The Obama polling that inspired Labour's cost of living offensive

While Romney led on managing the economy and reducing the deficit, Obama led on living standards. Labour believes the latter is the key to victory in 2015.

Before Ed Miliband announced his plan to freeze energy prices for 20 months from May 2015, he and his aides knew that it would "be big". They had long been struck by polling showing that rising gas and electricity bills were voters’ primary concern, ranked above wages, employment and housing. But even they have been surprised by the extent to which the policy has defined political debate since the conference season. Three weeks on from Miliband’s speech, the Labour leader's team believe it has had even more impact than George Osborne’s 2007 pledge to raise the inheritance tax threshold to £1m, with "huge cut through to the public" in the words of one aide. (A poll published yesterday showed that voters rate it above all the other policies announced by the parties during the conference season.) To their satisfaction, the Tories have struggled to settle on a consistent line of attack, unsure whether to dismiss it as a "gimmick" or as dangerously "left-wing", or to match it in some form.

The policy was devised by Greg Beales (jokingly named "Mr Freeze" by his colleagues), Miliband’s director of strategy and planning, who had long urged the party to shift its focus away from the macroeconomy and towards living standards. It was a reorientation inspired by Barack Obama’s 2012 election campaign. In meetings with the Labour team in London and Washington DC, Obama aides including his pollster Joel Benenson emphasised how important the president’s stance on living standards had been to victory in tough times. A report on the election by the veteran Democrat Stan Greenberg for Miliband pointed to polls showing that while Mitt Romney had led on "handling the economy"(51-44%) and "reducing the federal budget deficit" (51-37%), Obama had led on understanding "the economic problems ordinary people in this country are having" (51-43%) and on "looking out for the middle class" (51-40%).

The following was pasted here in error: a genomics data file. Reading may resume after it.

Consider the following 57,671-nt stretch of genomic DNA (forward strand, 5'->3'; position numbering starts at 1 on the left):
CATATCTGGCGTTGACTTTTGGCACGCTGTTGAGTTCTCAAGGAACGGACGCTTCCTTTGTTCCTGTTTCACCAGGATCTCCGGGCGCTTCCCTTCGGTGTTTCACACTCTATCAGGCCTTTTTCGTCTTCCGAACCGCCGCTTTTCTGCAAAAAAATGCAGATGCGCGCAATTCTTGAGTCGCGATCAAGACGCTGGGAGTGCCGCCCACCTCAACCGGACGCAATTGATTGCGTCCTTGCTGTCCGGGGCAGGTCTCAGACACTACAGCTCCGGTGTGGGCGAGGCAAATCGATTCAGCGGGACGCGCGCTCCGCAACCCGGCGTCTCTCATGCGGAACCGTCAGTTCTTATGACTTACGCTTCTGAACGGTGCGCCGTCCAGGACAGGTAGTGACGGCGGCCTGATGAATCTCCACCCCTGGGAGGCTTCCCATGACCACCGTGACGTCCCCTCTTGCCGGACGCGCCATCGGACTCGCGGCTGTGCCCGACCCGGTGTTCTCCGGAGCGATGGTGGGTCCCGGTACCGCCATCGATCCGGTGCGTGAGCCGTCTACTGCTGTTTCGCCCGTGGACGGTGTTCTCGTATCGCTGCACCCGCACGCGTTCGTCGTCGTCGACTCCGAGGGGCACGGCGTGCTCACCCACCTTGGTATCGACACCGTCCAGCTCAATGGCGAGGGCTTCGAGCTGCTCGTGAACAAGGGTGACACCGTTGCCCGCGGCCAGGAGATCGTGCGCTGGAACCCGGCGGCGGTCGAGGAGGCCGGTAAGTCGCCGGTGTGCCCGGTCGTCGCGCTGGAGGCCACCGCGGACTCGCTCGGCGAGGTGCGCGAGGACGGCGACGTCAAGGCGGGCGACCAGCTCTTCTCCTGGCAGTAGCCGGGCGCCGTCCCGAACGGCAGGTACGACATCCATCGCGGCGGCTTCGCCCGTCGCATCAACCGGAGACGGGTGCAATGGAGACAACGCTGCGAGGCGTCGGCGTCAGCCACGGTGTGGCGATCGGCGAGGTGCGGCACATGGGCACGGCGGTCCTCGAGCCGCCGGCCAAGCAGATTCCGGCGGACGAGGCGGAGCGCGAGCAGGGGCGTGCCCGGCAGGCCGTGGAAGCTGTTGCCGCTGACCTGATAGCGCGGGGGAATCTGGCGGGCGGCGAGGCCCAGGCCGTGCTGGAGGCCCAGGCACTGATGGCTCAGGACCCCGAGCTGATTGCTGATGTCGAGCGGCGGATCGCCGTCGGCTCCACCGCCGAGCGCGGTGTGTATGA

This left-right split is mirrored in the UK, where a recent ComRes poll found that voters think the Conservatives (42%) are more likely than Labour (33%) to maintain economic growth and keep public spending under control (47-28%), but also that they believe their own family would be better off under Labour (41-31%).

Labour is confident this trend will favour it in 2015. As the economy enters a post-crisis phase, the party believes voters will become less concerned with macro issues and more concerned with whether their family is sharing in the proceeds of growth.

After missing their original target of eliminating the structural deficit in one parliament, the Tories have sought to turn economic failure into political success by emulating Obama’s 2012 campaign message and urging voters to let them "finish the job". But they have failed to recognise that Obama was referring not to government borrowing but to living standards. As for the warning "not to give the keys to the guys who crashed the car in the first place" – similarly inspired by the US president – a Labour aide pointed out to me that Obama "actually ran on that line in the 2010 midterms and it was a disaster".